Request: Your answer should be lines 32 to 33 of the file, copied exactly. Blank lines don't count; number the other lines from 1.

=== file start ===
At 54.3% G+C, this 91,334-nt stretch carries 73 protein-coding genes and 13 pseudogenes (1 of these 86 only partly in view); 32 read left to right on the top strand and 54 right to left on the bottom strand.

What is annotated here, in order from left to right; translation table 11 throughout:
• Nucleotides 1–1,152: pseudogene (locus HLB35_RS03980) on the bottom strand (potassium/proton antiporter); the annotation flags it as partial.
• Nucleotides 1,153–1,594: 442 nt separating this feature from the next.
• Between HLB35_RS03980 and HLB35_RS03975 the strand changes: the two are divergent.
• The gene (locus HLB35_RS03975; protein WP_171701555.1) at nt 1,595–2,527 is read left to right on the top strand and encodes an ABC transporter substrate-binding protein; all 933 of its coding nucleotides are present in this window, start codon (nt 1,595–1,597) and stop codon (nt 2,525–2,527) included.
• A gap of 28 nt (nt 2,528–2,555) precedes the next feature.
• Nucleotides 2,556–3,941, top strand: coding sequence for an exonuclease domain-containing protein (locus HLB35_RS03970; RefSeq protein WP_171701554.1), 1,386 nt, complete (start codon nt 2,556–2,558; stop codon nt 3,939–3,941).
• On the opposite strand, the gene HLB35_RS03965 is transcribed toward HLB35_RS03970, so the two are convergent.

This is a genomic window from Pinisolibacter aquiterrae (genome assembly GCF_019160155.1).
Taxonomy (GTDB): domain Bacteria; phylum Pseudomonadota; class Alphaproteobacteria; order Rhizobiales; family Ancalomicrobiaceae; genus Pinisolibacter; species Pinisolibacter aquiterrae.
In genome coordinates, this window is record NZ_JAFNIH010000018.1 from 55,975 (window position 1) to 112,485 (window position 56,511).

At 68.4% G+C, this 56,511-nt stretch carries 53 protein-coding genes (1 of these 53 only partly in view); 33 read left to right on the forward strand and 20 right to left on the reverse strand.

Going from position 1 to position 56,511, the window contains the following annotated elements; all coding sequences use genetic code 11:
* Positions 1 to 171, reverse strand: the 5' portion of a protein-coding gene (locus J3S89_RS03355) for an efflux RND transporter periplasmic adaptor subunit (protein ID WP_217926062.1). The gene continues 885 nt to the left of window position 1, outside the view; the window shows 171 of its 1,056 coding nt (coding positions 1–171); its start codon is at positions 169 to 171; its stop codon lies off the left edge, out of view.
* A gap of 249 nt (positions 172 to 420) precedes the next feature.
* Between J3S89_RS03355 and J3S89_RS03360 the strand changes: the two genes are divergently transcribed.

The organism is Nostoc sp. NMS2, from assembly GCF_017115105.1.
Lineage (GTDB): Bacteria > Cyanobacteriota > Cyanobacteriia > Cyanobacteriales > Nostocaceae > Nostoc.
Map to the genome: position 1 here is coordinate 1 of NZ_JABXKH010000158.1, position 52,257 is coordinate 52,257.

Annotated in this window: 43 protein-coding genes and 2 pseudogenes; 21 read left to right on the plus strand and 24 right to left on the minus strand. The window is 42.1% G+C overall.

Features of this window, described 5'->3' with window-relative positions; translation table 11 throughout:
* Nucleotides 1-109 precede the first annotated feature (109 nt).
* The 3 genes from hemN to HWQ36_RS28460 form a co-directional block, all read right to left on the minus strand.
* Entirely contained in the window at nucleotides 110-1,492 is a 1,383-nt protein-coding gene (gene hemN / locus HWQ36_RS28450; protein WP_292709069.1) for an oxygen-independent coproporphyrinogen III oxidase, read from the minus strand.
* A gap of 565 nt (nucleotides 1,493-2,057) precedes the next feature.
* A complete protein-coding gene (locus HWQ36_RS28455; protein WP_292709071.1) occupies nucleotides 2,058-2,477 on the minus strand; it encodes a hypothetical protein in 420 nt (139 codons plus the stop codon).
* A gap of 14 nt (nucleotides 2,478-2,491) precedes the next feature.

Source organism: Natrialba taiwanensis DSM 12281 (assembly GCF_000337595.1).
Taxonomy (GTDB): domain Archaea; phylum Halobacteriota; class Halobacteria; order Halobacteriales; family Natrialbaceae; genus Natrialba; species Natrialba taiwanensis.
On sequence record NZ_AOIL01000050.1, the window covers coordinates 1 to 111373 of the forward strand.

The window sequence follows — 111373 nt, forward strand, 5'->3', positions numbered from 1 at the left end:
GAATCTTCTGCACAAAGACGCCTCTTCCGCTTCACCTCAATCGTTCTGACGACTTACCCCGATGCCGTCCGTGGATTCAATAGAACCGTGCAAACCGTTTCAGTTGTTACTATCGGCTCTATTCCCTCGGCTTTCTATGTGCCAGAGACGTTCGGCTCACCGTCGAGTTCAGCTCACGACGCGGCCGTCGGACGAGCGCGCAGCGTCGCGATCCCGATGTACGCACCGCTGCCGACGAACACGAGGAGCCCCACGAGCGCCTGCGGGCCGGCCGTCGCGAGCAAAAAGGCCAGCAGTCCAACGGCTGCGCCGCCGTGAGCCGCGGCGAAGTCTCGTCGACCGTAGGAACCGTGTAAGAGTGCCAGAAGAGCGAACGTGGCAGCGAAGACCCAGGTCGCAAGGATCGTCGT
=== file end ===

The window sequence follows — 111373 nt, forward strand, 5'->3', positions numbered from 1 at the left end:
GAATCTTCTGCACAAAGACGCCTCTTCCGCTTCACCTCAATCGTTCTGACGACTTACCCCGATGCCGTCCGTGGATTCAATAGAACCGTGCAAACCGTTTCAGTTGTTACTATCGGCTCTATTCCCTCGGCTTTCTATGTGCCAGAGACGTTCGGCTCACCGTCGAGTTCAGCTCACGACGCGGCCGTCGGACGAGCGCGCAGCGTCGCGATCCCGATGTACGCACCGCTGCCGACGAACACGAGGAGCCCCACGAGCGCCTGCGGGCCGGCCGTCGCGAGCAAAAAGGCCAGCAGTCCAACGGCTGCGCCGCCGTGAGCCGCGGCGAAGTCTCGTCGACCGTAGGAACCGTGTAAGAGTGCCAGAAGAGCGAACGTGGCAGCGAAGACCCAGGTCGCAAGGATCGTCGT